Out and About With a Newborn and a Toddler: Tips for On-the-Go Parents

Out and About With a Newborn and a Toddler: Tips for On-the-Go Parents

things to do with kids in Cleveland, Ohio

Just a few months ago, we welcomed the newest member of our family — a bouncing baby boy, Peter. We are overjoyed, of course, but we are also tired. Unfortunately, my toddler, Vera, doesn’t particularly care how tired we are, with her own boundless energy and lack of interest in laying on the couch all day.

So, we’ve been out and about earlier this time around, for our toddler’s sanity and I suppose ours, as well. Newborns are easy in one sense because they can be carted around without attempting to run away, but they also are needy creatures with piercing, unrelenting screams when said needs are not met. This plus a, um, feisty-but-fun toddler can present a challenge.

Still, it’s possible to have a successful outing with a little strategizing in advance. Here are a few tips and outing ideas.

Bring the right gear

For the baby: Some babies do well in a stroller — mine is not one of them. For us, babywearing is non-negotiable. There are so many options available for wraps and baby carriers. The plus of babywearing for outings is that it leaves my hands free for wrangling — or playing with — my toddler, but keeps the baby with me at all times. Plus, in a possibly loud, overstimulating environment, the wrap keeps the baby feeling calm and secure.

For the toddler: A basic umbrella stroller works the best for us in most environments. It’s small and compact, making it ideal for crowded environments. It’s also lightweight enough for when my kid inevitably wants to push it around by herself.

I try to give my toddler some freedom to roam when I can (if we’re in a quieter part of the zoo, for example) so that when I need her close, she’s more likely to comply. If your toddler is a wanderer, a backpack with a safety leash may be a good fit.

Pack light, if you can. We use a single diaper bag for both kids — and it’s actually just a regular backpack to stay hands-free. A few diapers, wipes, burp cloths, maybe a nursing cover or light blanket and plenty of food. I used to overpack, but for a simple outing, you don’t need that much stuff.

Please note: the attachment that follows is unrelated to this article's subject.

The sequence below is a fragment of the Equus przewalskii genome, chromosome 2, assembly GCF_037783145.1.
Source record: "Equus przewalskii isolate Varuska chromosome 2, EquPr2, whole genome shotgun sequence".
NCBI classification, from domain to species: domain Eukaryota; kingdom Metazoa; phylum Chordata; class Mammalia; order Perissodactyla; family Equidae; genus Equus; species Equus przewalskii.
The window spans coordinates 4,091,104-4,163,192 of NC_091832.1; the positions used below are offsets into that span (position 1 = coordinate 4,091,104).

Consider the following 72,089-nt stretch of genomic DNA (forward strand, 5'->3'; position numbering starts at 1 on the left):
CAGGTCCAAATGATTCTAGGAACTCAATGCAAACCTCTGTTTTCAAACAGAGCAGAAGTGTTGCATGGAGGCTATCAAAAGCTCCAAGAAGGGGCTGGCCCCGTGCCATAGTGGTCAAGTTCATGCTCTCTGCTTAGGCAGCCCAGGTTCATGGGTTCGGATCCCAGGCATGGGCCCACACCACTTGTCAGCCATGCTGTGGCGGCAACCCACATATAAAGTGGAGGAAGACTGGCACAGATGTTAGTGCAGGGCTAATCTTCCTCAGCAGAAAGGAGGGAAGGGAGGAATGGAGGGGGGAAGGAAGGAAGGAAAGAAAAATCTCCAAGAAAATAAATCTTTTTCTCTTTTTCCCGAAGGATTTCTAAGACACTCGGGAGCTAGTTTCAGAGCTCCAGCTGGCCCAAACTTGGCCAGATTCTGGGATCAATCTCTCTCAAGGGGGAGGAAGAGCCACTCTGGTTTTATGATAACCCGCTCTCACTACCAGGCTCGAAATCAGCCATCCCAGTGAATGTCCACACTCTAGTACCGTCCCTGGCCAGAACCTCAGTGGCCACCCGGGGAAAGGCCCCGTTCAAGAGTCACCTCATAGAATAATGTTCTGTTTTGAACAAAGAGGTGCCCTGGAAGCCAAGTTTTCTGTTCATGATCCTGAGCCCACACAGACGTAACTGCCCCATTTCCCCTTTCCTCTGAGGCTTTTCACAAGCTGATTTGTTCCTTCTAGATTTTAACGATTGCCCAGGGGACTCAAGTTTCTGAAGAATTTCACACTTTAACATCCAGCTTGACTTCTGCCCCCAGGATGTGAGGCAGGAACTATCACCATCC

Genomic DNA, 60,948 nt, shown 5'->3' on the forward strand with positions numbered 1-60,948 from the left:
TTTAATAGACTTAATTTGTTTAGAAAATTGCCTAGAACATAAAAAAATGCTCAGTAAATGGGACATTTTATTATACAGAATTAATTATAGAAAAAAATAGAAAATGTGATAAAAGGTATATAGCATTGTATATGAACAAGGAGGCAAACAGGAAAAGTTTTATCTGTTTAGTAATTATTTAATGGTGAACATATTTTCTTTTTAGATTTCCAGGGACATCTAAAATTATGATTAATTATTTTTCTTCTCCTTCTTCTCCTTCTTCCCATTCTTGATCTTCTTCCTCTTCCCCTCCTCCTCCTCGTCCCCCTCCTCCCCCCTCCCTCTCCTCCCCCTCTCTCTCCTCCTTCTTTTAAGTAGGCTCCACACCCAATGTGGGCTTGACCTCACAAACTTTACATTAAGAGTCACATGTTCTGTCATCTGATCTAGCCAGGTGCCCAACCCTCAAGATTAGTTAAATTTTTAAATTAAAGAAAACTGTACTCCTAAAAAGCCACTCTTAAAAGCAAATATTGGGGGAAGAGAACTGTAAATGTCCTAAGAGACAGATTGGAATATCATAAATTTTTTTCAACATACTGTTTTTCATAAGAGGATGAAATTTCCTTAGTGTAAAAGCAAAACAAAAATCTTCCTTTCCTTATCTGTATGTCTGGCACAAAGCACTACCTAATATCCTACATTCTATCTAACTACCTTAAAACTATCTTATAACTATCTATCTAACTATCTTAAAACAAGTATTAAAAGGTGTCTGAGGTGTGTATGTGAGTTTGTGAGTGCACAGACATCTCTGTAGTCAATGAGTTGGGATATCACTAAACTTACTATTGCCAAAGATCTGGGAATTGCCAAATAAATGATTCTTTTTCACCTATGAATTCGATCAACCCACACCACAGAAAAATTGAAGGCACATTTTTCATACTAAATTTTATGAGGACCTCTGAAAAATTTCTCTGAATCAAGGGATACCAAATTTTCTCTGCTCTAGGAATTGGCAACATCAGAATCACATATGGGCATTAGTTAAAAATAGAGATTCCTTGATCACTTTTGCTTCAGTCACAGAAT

Assume everyone will need to eat

For the baby: Babies eat so frequently that it’s almost impossible to plan an outing around a feeding. So, either pack a bottle of pumped breastmilk or formula or have a plan for nursing — if you are not comfortable with breastfeeding in public, bring a cover or scout out any available nursing rooms.

For the toddler: Have several snack options available. I typically pack containers of blueberries and frozen peas, plus a dreaded pouch and maybe some organic crackers. (Bonus points if you can dig into some of those snacks yourself, especially my fellow nursing mamas.) Remember: a hangry toddler is no fun for anyone.

Be smart about dining out. Timing and location are both important here, but you can enjoy the local food scene! Evenings get dicey for many babies (and toddlers), so we tend to eat out closer to mid-afternoon/early evening. This prevents anyone from getting hangry, meaning we all get to enjoy ourselves a little more. It also means we can avoid being out for the baby’s witching hour in the evening. We also choose restaurants that are casual and on the louder side so that our kids’ noises (laughter or crying) are easily absorbed.

Carting a newborn and a toddler around town isn’t always easy — but it’s doable.

About the author

Stephanie Prause is a 30-something living in a suburb of Cleveland, Ohio. She is a corporate communications professional, juggling a career she thrives at with being a mom and wife. Stephanie is passionate about healthy living (which really just means eating nutritious foods and staying active)...but she also loves craft beer, chips and salsa, and naps. On her blog, Good Health & Great Cheer (goodhealthandgreatcheer.blog), she explores all of those things that make life worth living. Stephanie is a frequent blogger at SheintheCle.com and serves as the Marketing Committee Chair on the Board of Directors for the Hanna Perkins Center for Childhood Development. Other interests include cooking from scratch and reading voraciously (at least for about 20 minutes before she passes out mid-sentence).

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